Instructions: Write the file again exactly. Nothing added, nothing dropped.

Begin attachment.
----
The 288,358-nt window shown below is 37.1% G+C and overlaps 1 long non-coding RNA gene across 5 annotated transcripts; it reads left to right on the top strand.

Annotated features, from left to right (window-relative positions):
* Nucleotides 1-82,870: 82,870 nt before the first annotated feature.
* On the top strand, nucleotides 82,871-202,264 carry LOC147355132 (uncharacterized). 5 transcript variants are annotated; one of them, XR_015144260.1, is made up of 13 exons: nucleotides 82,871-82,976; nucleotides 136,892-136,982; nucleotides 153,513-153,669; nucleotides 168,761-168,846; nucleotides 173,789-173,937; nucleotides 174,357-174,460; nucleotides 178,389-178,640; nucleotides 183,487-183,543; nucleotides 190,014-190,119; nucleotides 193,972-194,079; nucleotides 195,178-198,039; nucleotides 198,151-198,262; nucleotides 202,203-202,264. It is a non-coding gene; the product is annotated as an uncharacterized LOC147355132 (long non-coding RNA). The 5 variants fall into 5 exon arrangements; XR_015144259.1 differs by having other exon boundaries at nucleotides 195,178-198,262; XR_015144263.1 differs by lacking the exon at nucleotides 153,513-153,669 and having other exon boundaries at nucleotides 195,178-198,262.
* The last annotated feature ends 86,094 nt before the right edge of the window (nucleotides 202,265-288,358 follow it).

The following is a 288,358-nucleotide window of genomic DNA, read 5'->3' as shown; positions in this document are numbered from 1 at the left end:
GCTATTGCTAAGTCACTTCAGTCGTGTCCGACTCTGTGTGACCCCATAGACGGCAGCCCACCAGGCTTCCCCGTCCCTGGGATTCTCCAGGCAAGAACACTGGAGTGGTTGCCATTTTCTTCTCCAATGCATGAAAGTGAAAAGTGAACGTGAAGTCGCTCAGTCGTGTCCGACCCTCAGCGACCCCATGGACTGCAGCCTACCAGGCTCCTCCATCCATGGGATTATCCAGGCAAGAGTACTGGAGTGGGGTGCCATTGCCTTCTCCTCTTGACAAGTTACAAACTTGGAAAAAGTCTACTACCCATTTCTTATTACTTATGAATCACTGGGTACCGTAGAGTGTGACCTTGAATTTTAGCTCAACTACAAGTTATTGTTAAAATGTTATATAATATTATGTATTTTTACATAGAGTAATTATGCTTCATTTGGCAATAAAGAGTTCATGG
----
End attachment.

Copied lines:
The 288,358-nt window shown below is 37.1% G+C and overlaps 1 long non-coding RNA gene across 5 annotated transcripts; it reads left to right on the top strand.

Annotated features, from left to right (window-relative positions):
* Nucleotides 1-82,870: 82,870 nt before the first annotated feature.
* On the top strand, nucleotides 82,871-202,264 carry LOC147355132 (uncharacterized). 5 transcript variants are annotated; one of them, XR_015144260.1, is made up of 13 exons: nucleotides 82,871-82,976; nucleotides 136,892-136,982; nucleotides 153,513-153,669; nucleotides 168,761-168,846; nucleotides 173,789-173,937; nucleotides 174,357-174,460; nucleotides 178,389-178,640; nucleotides 183,487-183,543; nucleotides 190,014-190,119; nucleotides 193,972-194,079; nucleotides 195,178-198,039; nucleotides 198,151-198,262; nucleotides 202,203-202,264. It is a non-coding gene; the product is annotated as an uncharacterized LOC147355132 (long non-coding RNA). The 5 variants fall into 5 exon arrangements; XR_015144259.1 differs by having other exon boundaries at nucleotides 195,178-198,262; XR_015144263.1 differs by lacking the exon at nucleotides 153,513-153,669 and having other exon boundaries at nucleotides 195,178-198,262.
* The last annotated feature ends 86,094 nt before the right edge of the window (nucleotides 202,265-288,358 follow it).

The following is a 288,358-nucleotide window of genomic DNA, read 5'->3' as shown; positions in this document are numbered from 1 at the left end:
GCTATTGCTAAGTCACTTCAGTCGTGTCCGACTCTGTGTGACCCCATAGACGGCAGCCCACCAGGCTTCCCCGTCCCTGGGATTCTCCAGGCAAGAACACTGGAGTGGTTGCCATTTTCTTCTCCAATGCATGAAAGTGAAAAGTGAACGTGAAGTCGCTCAGTCGTGTCCGACCCTCAGCGACCCCATGGACTGCAGCCTACCAGGCTCCTCCATCCATGGGATTATCCAGGCAAGAGTACTGGAGTGGGGTGCCATTGCCTTCTCCTCTTGACAAGTTACAAACTTGGAAAAAGTCTACTACCCATTTCTTATTACTTATGAATCACTGGGTACCGTAGAGTGTGACCTTGAATTTTAGCTCAACTACAAGTTATTGTTAAAATGTTATATAATATTATGTATTTTTACATAGAGTAATTATGCTTCATTTGGCAATAAAGAGTTCATGG